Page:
The UK and the EU Commission have agreed a Withdrawal Agreement. They have also agreed a separate non-binding political declaration. The UK Government has confirmed that both the Withdrawal Agreement and the Political Declaration will be subject to a meaningful vote in Parliament in the week commencing 14th January 2019.
If a future partnership agreement setting out the long term, end state relationship is not ready to be implemented by 31 December 2020 (the end point of the currently agreed transition period), then the UK Government and the EU Commission have the choice of either agreeing to an extension of the standstill transition period (for a maximum of two years) or to implement the Ireland and Northern Ireland protocol (the Irish protocol) or otherwise known as ‘the backstop’.
Under the standstill provision the following would apply for your business:
You will be able to continue to trade with the EU in the same way that you currently do now. There will be no additional customs or regulatory checks for you to deal with.
The UK will continue to apply EU trade policy. Any trade agreements signed by the UK will not be able to enter into force until the transition ends. The EU will write to third countries with which it has agreements to request the UK continues to benefit from these during the transition period.
Freedom of Movement would continue to apply in the same way that it currently does. It was earlier proposed that the only material change that might apply would be the application of a registration process for EU 27 nationals who come to work in the UK post exit day. It is not clear if and when this registration process will be implemented.
The UK will continue to apply the entire body of EU law during the transition period, but it will be outside of the EU's political institutions.
This would de facto apply during the transition period (though it would not formally apply during the extended transition period)
The alternative option is that the ‘Irish Protocol’ (otherwise known as the 'backstop') will apply. It is made clear within the document that it is not the objective of the Withdrawal Agreement to establish a permanent relationship between the UK and the EU. However the protocol is also explicit that if the ‘backstop’ is implemented it will apply ‘unless or until’ the provisions within the protocol are suspended, in whole or in part by a subsequent agreement i.e. until the protocol is no longer necessary, in the view of the UK or the EU, to prevent a hard border on the island of Ireland. However neither party has a unilateral right to exit the backstop. Rather the Joint Committee will meet to consider the notification made by either party to exit the backstop within six months (and will seek an opinion from the relevant institutions created by the Good Friday agreement). It is the Joint Committee that will decide whether the backstop is no longer necessary and should therefore cease to apply either wholly or in part.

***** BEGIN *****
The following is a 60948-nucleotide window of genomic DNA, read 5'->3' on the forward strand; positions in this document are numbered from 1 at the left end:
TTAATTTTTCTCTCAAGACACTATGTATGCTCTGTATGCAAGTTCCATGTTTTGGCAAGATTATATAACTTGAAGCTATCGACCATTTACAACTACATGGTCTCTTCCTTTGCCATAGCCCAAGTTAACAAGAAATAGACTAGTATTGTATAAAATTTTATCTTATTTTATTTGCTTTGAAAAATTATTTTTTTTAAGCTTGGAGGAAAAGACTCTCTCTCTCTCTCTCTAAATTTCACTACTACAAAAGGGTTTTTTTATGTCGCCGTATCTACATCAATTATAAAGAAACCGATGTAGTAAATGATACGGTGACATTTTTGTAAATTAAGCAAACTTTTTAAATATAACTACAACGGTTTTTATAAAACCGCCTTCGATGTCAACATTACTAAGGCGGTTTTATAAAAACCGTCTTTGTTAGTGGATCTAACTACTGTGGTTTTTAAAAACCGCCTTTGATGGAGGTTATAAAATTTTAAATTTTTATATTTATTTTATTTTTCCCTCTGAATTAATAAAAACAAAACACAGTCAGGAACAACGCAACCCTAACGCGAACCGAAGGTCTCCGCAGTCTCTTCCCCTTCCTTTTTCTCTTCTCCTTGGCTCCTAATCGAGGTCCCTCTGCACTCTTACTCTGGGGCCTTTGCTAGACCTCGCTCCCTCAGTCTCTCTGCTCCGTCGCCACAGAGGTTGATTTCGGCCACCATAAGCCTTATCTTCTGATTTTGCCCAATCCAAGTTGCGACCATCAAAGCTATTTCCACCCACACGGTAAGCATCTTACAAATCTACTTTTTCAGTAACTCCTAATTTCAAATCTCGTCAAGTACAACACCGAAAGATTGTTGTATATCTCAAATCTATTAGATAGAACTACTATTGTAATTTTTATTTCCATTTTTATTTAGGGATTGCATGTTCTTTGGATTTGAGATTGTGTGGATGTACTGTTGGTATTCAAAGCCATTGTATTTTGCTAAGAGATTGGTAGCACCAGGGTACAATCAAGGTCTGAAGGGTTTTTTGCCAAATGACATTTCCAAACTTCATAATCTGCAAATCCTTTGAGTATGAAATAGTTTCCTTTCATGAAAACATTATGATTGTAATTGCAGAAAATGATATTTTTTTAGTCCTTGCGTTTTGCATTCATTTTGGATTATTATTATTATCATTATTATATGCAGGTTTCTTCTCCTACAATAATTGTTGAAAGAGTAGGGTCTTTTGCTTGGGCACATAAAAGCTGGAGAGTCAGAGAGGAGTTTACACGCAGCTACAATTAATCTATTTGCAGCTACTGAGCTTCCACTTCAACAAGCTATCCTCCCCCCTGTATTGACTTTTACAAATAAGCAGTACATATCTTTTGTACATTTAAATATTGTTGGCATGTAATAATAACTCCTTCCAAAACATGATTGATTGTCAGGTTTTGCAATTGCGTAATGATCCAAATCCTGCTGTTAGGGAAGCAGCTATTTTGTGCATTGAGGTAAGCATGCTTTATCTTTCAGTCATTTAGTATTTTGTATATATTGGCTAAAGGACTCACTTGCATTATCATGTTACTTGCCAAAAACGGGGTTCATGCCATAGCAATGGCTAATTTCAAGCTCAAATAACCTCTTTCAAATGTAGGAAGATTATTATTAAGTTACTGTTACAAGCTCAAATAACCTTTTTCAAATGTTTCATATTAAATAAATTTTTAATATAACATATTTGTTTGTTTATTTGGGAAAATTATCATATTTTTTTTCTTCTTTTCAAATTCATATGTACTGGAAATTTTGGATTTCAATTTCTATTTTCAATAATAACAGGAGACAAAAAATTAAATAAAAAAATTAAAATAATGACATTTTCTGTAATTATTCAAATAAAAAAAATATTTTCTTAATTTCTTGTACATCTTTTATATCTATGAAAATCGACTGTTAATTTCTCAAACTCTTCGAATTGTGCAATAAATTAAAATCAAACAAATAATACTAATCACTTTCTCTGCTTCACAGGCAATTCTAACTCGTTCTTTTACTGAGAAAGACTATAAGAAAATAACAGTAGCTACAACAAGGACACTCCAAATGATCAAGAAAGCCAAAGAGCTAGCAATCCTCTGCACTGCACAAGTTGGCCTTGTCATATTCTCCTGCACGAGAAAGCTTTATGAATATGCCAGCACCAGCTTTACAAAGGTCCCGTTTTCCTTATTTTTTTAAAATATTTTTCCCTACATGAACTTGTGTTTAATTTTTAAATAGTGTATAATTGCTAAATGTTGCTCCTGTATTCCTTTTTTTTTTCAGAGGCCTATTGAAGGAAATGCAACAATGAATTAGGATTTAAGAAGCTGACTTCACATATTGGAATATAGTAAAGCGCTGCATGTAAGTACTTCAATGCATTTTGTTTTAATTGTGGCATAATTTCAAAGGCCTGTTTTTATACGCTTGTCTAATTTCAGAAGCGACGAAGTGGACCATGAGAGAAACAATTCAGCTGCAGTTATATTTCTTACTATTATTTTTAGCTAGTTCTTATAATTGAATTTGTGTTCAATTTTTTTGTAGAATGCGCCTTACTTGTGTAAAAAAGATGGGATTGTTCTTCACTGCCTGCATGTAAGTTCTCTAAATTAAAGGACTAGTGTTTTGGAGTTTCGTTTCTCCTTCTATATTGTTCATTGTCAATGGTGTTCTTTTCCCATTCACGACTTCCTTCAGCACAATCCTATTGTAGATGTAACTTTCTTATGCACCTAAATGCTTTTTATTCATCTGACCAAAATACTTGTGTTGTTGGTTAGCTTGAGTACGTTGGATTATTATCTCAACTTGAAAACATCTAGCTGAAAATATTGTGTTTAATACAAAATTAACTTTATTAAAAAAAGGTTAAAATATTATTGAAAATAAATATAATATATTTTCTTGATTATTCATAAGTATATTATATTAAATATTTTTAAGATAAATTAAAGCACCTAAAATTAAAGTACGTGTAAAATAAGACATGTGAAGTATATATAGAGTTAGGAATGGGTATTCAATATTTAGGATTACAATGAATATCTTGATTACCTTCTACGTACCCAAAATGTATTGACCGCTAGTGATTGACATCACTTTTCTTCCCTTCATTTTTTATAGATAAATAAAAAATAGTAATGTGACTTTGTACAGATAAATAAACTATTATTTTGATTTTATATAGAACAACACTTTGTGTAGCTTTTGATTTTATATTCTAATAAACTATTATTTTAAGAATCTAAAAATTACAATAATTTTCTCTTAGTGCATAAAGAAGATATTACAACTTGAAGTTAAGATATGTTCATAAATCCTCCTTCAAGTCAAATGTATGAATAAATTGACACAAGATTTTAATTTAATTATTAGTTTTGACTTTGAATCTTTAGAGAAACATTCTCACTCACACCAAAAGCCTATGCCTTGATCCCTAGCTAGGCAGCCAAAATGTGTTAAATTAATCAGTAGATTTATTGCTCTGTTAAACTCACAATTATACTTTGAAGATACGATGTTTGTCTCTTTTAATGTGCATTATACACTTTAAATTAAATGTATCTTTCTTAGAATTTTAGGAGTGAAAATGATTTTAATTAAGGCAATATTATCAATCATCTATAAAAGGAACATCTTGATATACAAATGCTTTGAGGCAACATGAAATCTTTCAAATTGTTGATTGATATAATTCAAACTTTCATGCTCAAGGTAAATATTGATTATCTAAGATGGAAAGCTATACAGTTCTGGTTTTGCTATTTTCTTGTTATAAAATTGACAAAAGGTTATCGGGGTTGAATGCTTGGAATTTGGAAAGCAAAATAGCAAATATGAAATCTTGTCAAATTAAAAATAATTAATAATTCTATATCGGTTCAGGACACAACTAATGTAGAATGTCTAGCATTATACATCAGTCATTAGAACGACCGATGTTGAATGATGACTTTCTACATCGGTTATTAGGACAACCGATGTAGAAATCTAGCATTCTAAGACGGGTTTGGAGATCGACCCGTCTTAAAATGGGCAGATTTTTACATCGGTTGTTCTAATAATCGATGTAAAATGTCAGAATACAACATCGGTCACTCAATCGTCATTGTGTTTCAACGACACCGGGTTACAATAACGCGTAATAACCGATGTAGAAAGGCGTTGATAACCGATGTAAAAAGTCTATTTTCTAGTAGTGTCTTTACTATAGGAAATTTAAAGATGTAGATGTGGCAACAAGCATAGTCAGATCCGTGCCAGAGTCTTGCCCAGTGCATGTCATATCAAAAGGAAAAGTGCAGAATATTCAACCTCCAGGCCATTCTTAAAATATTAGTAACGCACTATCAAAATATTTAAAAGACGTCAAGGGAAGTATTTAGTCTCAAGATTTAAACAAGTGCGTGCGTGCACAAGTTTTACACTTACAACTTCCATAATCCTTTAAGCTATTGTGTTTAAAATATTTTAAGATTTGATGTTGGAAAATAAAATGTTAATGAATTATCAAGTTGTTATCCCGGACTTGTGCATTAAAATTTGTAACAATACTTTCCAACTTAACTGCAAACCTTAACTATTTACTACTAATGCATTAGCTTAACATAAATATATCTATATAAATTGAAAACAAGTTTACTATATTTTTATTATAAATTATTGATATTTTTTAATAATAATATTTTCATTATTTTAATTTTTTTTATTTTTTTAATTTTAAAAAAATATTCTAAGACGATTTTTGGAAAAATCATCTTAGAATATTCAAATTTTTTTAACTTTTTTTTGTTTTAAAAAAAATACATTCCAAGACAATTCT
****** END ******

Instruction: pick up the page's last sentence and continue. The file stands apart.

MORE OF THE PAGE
Throughout negotiations, the EU Commission and the UK disagreed on the scope of the backstop provision to avoid a hard border on the island of Ireland. The EU initially proposed a NI specific backstop, whereas the UK proposed a UK wide backstop covering customs arrangements, but stayed silent in relation to regulation. The outcome of the negotiation has been a ‘UK wide backstop’. This means that a single customs territory between the EU and the UK will come into force if there is no deal by December 2020 and the standstill transition period has not been extended. This would cover all goods other than fisheries and acquaculture goods. Fisheries are excluded from the customs territory, pending an agreement on fishing rights before the end of the transition period
Under the backstop, the UK has to maintain the EU’s common external tariff on third countries imports. There will be no tariffs or quotas for goods traded between the UK and EU, or rules of origin checks. This means that customs (import and export declarations) will not be necessary.